Sputtering is a physical process in which atoms are ejected from a target due to bombardment with high-energy ions (primarily noble gas ions) and pass into the gaseous phase. Sputtering is a highly flexibility technology. It is capable of coating almost all substrates of very different geometries with a plurality of materials such as metals, alloys and a plurality of other materials. The main advantage of this method lies in the absence of melt and droplet problems. If a magnet is additionally applied under the target, this is called magnetron sputtering. In this configuration, all conductive materials can be deposited. The development of magnetron sputtering yielded larger ion currents or an increase in plasma energy respectively. The disadvantage of this method is that this process only occurs in inert or reactive gases or gas mixtures, and the coatings produced in this way can still contain residues of these gases. It is therefore necessary to ensure a very precise control of the gas flow. A further disadvantage lies in the impossibility of depositing thin layers of organic materials. For this reason magnetron sputtering is usually only used for the deposition of metal-matrix and ceramic-matrix nanocomposites.
 Vacuum arc evaporation is one of the ion plating PVD processes. It uses an electric arc between the chamber and the cathode target to melt and vaporize the target material, which is subsequently applied to the substrate. In this process the majority (up to 90%) of the evaporated target material is ionized. Disadvantages of this method are that the arc glow discharge is instable, that the cathode erodes unevenly, and that melt droplets occur, and therefore the quality of the resulting layers suffers as a result. A further disadvantage is that it is not possible to deposit organic materials.
 Pulsed laser deposition (PLD) has established and proven itself within thin film technology as a precise method for depositing particularly high quality layers. Here, the material of the target is illuminated with high intensity laser radiation (˜100 MW/cm2). At the point of impingement of the laser beam, a plasma plume is formed, in which plasma propagates at high speeds, the ions reaching energies of around 10-100 eV/ion. The substrate, which is brought to an appropriate temperature, is placed a few centimeters from the target within the plasma plume. Ablated target material is deposited on the substrate and forms a film thereon. The interaction of the laser beam with the target material can be controlled by the controlled application of high energy to low energy interactions. The selected laser interactions with the target material are dependent upon the nature of the target material and are achieved by adjusting the laser parameters or through the appropriate choice of a suitable laser. The disadvantages of this method relate primarily to the relatively slower deposition than with other PVD methods like, for example, electron beam evaporation. There is the possibility of condensation on the substrate and large surface areas cannot be generated. Finally, the deposition of organic materials is made difficult by the possible destruction of the materials.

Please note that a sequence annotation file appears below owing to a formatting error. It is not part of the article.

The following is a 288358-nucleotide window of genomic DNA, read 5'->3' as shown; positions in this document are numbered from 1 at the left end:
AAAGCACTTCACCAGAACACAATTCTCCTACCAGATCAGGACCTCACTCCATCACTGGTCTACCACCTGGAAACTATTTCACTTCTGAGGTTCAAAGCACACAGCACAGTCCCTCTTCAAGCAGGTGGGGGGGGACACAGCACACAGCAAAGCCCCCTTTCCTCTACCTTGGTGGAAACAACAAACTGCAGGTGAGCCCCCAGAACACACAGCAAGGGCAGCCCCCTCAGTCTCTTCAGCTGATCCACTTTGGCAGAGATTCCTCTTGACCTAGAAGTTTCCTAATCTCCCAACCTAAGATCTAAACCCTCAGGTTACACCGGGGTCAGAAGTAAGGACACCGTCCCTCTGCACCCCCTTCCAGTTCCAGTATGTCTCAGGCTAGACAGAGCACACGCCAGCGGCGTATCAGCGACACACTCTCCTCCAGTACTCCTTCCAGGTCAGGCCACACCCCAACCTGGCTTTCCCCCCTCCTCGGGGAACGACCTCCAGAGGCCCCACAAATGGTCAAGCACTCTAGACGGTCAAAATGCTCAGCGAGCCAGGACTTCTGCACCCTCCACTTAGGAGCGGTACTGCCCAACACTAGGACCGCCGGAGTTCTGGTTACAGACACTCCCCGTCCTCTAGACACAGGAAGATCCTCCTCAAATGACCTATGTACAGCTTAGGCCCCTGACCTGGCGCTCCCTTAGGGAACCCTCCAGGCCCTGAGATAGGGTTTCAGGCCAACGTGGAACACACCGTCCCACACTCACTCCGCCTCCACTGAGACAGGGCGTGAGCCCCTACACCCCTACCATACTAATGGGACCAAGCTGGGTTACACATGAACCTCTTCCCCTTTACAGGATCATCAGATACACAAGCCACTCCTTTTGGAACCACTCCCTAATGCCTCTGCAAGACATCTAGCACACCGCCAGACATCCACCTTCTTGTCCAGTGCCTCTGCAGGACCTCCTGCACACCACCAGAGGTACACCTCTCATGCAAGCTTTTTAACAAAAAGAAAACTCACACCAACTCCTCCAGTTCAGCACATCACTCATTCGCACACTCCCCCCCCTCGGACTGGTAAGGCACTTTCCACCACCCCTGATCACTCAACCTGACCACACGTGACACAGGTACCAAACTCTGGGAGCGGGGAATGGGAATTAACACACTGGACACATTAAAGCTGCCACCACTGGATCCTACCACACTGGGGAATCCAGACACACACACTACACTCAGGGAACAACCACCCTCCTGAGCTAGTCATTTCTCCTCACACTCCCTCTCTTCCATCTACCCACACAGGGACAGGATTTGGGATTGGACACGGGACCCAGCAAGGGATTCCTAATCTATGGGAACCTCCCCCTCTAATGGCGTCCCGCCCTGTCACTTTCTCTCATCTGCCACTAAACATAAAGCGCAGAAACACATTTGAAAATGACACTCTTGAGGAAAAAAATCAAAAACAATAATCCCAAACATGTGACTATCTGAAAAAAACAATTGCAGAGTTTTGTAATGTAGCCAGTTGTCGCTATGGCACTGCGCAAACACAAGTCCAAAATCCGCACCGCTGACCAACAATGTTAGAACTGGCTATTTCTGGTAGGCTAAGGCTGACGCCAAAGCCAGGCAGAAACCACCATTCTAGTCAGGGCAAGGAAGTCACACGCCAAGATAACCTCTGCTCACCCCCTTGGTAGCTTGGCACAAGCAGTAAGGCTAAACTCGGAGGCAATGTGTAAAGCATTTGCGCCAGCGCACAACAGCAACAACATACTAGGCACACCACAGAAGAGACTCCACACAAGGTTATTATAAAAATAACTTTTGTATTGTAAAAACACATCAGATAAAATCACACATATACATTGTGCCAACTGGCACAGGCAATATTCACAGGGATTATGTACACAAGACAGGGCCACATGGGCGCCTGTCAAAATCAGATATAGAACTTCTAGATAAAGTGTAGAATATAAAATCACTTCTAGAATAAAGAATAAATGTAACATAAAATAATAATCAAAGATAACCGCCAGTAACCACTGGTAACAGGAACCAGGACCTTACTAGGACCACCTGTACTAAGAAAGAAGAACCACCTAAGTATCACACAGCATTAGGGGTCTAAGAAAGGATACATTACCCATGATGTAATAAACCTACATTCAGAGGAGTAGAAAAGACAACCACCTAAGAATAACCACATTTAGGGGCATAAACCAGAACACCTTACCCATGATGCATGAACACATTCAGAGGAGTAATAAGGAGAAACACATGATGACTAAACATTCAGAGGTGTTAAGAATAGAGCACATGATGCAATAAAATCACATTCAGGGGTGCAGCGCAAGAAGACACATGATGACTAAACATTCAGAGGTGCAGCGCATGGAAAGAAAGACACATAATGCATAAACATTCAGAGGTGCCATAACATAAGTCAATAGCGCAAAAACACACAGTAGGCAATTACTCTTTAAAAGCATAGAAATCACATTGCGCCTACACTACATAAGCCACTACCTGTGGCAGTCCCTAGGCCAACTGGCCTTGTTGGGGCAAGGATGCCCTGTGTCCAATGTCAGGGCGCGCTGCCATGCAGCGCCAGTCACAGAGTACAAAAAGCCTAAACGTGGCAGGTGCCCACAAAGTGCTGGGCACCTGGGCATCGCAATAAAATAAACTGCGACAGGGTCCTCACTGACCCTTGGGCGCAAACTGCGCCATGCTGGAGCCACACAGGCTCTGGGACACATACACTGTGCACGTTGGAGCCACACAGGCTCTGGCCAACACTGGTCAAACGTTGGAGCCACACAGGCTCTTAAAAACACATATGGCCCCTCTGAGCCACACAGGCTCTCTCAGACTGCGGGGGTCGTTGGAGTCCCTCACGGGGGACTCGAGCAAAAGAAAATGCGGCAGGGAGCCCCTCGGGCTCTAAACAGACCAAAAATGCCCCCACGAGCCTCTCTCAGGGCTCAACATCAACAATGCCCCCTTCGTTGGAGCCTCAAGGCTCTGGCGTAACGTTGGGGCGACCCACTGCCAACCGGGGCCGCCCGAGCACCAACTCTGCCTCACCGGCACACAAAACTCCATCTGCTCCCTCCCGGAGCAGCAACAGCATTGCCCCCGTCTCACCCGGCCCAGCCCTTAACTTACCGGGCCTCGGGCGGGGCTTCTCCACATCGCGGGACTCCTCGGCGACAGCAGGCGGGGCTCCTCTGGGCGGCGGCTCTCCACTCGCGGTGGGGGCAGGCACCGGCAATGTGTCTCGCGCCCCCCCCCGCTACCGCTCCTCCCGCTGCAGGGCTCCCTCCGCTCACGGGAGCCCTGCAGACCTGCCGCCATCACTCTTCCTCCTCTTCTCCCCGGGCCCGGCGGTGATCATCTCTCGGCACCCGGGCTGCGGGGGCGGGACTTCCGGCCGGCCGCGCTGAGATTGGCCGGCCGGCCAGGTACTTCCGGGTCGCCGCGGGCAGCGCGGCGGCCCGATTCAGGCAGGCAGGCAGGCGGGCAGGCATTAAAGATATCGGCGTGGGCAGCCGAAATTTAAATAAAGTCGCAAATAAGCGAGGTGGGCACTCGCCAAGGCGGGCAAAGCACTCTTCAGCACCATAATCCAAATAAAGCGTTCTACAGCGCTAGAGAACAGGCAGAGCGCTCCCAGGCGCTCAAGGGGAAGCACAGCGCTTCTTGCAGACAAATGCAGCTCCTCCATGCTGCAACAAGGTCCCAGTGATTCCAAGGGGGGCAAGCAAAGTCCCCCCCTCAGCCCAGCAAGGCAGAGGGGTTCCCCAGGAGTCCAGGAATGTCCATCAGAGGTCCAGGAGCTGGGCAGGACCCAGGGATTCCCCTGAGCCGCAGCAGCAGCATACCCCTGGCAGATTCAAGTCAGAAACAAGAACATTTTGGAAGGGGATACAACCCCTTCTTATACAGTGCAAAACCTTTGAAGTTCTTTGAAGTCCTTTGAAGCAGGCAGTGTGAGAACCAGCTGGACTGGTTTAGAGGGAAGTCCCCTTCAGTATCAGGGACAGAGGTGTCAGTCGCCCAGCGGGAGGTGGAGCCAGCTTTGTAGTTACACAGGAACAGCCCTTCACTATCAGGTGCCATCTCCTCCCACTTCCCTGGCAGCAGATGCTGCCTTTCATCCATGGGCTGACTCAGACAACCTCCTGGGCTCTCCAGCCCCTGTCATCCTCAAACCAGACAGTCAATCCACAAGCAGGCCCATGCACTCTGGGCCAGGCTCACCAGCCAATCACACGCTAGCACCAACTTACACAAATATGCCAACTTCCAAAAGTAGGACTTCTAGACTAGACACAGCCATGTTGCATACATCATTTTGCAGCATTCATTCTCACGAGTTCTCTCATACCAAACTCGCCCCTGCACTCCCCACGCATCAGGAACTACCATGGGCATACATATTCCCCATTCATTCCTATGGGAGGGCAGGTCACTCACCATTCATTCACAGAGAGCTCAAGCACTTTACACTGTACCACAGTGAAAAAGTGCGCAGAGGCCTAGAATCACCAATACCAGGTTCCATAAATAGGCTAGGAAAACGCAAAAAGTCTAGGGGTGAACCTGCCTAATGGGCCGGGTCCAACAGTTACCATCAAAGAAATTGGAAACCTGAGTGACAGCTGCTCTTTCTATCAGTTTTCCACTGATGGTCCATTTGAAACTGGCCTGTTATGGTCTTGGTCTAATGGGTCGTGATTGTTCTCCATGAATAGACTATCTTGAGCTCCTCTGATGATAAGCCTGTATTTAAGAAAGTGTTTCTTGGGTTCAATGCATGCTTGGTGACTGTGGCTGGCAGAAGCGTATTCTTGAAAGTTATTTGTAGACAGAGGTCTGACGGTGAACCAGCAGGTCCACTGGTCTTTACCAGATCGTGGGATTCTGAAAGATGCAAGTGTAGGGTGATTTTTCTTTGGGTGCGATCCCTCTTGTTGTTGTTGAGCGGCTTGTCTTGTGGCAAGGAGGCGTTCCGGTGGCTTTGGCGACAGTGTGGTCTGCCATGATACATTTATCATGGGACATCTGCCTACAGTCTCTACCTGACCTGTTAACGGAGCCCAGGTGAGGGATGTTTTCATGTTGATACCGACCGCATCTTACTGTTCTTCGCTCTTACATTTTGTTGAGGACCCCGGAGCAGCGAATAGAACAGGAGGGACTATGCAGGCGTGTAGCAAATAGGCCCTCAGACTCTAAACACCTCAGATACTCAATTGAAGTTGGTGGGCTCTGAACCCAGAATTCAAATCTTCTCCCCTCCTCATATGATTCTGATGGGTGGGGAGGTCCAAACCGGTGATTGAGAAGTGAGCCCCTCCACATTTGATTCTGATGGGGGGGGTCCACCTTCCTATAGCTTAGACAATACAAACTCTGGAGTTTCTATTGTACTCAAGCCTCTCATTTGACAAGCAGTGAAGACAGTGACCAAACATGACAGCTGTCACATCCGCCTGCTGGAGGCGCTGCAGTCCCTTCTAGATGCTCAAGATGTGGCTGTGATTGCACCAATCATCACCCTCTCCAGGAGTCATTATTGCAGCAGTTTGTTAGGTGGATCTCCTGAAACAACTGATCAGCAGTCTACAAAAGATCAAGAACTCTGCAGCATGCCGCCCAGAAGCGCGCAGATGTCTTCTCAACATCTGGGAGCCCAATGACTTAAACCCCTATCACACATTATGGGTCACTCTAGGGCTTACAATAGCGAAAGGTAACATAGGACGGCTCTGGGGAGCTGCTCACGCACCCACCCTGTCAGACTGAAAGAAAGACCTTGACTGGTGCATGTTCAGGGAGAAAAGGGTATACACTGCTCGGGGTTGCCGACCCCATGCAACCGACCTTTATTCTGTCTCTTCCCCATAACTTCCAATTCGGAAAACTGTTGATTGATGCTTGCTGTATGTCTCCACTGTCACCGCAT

Further recent developments in the field of the PLD of polymers, biopolymers and organic materials are matrix-assisted pulsed-laser evaporation (MAPLE) and resonant infrared PLD (RIR-PLD). The disadvantage of the MAPLE-based technology is the use of a frozen target (frozen e.g. using nitrogen), containing specific solvents (e.g. dimethoxyethane (DME), toluene), that serve as absorbers for controlled laser energy distribution and thus prevent photochemical damage or fragmentation of the polymer target. The use of frozen targets limits the number of usable polymers that require coating. A further disadvantage is the low coating rate. RIR-PLD uses resonant photochemical reactions which are set to the vibration mode of the target to be evaporated. The disadvantage of this method is the complicated and expensive construction of the reactor for the interaction with the target material like for example the use of a free electron laser and the impossibility of the deposition of nanomaterials.